It would seem ideal to have a scenario in which all of an organism’s enzymes existed in abundant supply and functioned optimally under all cellular conditions, in all cells, at all times. However, this is not true for a variety of reasons. First, it would require a lot of energy to produce all an organism’s enzymes all the time. Also, cellular needs and conditions constantly vary from cell to cell, and change within individual cells over time. The required enzymes of stomach cells differ from those of fat storage cells, skin cells, blood cells, and nerve cells. Furthermore, a digestive organ cell works much harder to process and break down nutrients during the time that closely follows a meal compared with many hours after a meal. As these cellular demands and conditions vary, so must the amounts and functionality of different enzymes.
Since the rates of biochemical reactions are controlled by activation energy, and enzymes lower and determine activation energies for chemical reactions, the relative amounts and functioning of the variety of enzymes within a cell ultimately determine which reactions will proceed and at what rates. This determination is tightly controlled in cells.
Enzymes can also be regulated in ways that either promote or reduce enzyme activity. There are many kinds of molecules that inhibit or promote enzyme function, and various mechanisms by which they do so.
- In some cases of enzyme inhibition, an inhibitor molecule is similar enough to a substrate that it can bind to the active site and simply block the substrate from binding.
- In other cases, an inhibitor molecule binds to the enzyme in a location other than the active site, called an allosteric site, but still manages to block substrate binding to the active site (Figure 4).
- Some inhibitor molecules bind to enzymes in a location where their binding causes a change in the shape of the enzyme that makes the enzyme less likely to bind to its substrate.
- There are also activator molecules that can increase the ability of an enzyme to bind to its substrate.
Cofactors and Coenzymes
Many enzymes do not work optimally, or even at all, unless bound to other specific non-protein helper molecules. They may bond either temporarily through ionic or hydrogen bonds, or permanently through stronger covalent bonds. Binding to these molecules promotes optimal shape and function of their respective enzymes – they activate the enzyme. Two examples of these types of helper molecules are cofactors and coenzymes. Cofactors are inorganic ions such as ions of iron and magnesium. Coenzymes are organic helper molecules, those with a basic atomic structure made up of carbon and hydrogen. Like enzymes, these molecules participate in reactions without being changed themselves and are ultimately recycled and reused. Vitamins are the source of coenzymes. Some vitamins are the precursors of coenzymes and others act directly as coenzymes. Vitamin C is a direct coenzyme for multiple enzymes that take part in building the important connective tissue, collagen. Therefore, enzyme function is, in part, regulated by the abundance of various cofactors and coenzymes, which may be supplied by an organism’s diet or, in some cases, produced by the organism.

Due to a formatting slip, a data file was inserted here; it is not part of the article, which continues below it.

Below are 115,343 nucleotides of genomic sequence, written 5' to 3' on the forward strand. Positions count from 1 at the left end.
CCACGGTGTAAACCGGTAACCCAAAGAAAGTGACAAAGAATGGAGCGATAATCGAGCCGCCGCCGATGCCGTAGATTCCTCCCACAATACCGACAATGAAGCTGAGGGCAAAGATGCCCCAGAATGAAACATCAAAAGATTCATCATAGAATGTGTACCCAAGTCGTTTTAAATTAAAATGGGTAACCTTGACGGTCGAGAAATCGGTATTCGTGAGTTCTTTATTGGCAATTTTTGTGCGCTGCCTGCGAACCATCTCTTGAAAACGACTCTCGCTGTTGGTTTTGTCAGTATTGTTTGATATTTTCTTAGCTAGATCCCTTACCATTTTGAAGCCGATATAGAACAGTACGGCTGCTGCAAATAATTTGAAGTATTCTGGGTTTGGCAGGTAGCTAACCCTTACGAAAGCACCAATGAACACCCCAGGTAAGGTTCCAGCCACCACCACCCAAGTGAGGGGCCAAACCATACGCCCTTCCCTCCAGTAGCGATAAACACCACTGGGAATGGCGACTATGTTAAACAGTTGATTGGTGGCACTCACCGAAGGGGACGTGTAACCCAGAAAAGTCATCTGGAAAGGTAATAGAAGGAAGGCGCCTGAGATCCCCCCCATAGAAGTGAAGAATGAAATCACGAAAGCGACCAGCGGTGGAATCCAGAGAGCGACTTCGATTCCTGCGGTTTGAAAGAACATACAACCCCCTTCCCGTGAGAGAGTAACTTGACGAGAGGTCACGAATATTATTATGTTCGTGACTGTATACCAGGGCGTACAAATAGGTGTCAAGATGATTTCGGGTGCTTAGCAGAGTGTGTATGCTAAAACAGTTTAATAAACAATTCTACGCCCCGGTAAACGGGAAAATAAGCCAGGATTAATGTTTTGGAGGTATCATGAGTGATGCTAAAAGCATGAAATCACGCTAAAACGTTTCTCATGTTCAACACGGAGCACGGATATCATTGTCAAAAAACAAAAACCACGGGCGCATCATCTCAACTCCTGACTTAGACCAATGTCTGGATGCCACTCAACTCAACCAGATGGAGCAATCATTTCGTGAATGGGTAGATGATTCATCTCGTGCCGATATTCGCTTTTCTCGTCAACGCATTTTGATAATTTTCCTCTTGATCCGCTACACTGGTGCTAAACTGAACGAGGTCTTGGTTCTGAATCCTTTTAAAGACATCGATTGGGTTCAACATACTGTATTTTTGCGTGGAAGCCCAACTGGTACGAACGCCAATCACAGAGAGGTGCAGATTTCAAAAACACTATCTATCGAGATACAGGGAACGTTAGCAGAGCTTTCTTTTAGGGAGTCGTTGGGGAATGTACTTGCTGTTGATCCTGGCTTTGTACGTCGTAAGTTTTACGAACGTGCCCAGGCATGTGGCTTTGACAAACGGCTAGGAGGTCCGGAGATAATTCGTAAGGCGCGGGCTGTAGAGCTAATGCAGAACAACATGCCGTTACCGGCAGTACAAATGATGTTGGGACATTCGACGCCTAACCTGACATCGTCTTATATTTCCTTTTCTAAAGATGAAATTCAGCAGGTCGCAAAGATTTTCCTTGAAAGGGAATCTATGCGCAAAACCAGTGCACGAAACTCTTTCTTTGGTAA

Effect of environmental conditions
Enzyme activity is subject to influences of the local environment. In a cold environment, enzymes function more slowly because the molecules are moving more slowly. The substrate bumps into the enzyme less frequently. As the temperature increases, molecules move more quickly, so the enzyme functions at a higher rate. Increasing temperature generally increases reaction rates, enzyme-catalyzed or otherwise. You may have noticed that sugar dissolves faster in hot coffee than in cold ice tea – this is because the molecules are moving more quickly in hot coffee, which increases the rate of the reaction. However, temperatures that are too high will reduce the rate at which an enzyme catalyzes a reaction. This is because hot temperatures will eventually cause the enzyme to denature, an irreversible change in the three-dimensional shape and therefore the function of the enzyme (Figure 5).
Denaturation is caused by the breaking of the bonds that hold the enzyme together in its three-dimensional shape. Heat can break hydrogen and ionic bonds, which disrupts the shape of the enzyme and will change the shape of the active site. Cold temperatures do not denature enzymes because cold does not cause chemical bonds to break.
Enzymes are suited to function best within a certain temperature, pH, and salt concentration range. In addition to high temperatures, extreme pH and salt concentrations can cause enzymes to denature. Both acidic and basic pH can cause enzymes to denature because the presence of extra H+ ions (in an acidic solution) or OH- ions (in a basic solution) can modify the chemical structure of the amino acids forming the protein, which can cause the chemical bonds holding the three-dimensional structure of the protein to break. High salt concentrations can also cause chemical bonds within the protein to break in a similar matter.
Typically, enzymes function optimally in the environment where they are typically found and used. For example, the enzyme amylase is found in saliva, where it functions to break down starch (a polysaccharide – carbohydrate chain) into smaller sugars. Note that in this example, amylase is the enzyme, starch is the substrate, and smaller sugars are the product. The pH of saliva is typically between 6.2 and 7.6, with roughly 6.7 being the average. The optimum pH of amylase is between 6.7 and 7.0, which is close to neutral (Figure 3). The optimum temperature for amylase is close to 37ºC (which is human body temperature).
Text adapted from: OpenStax, Concepts of Biology. OpenStax CNX. May 18, 2016 http://firstname.lastname@example.org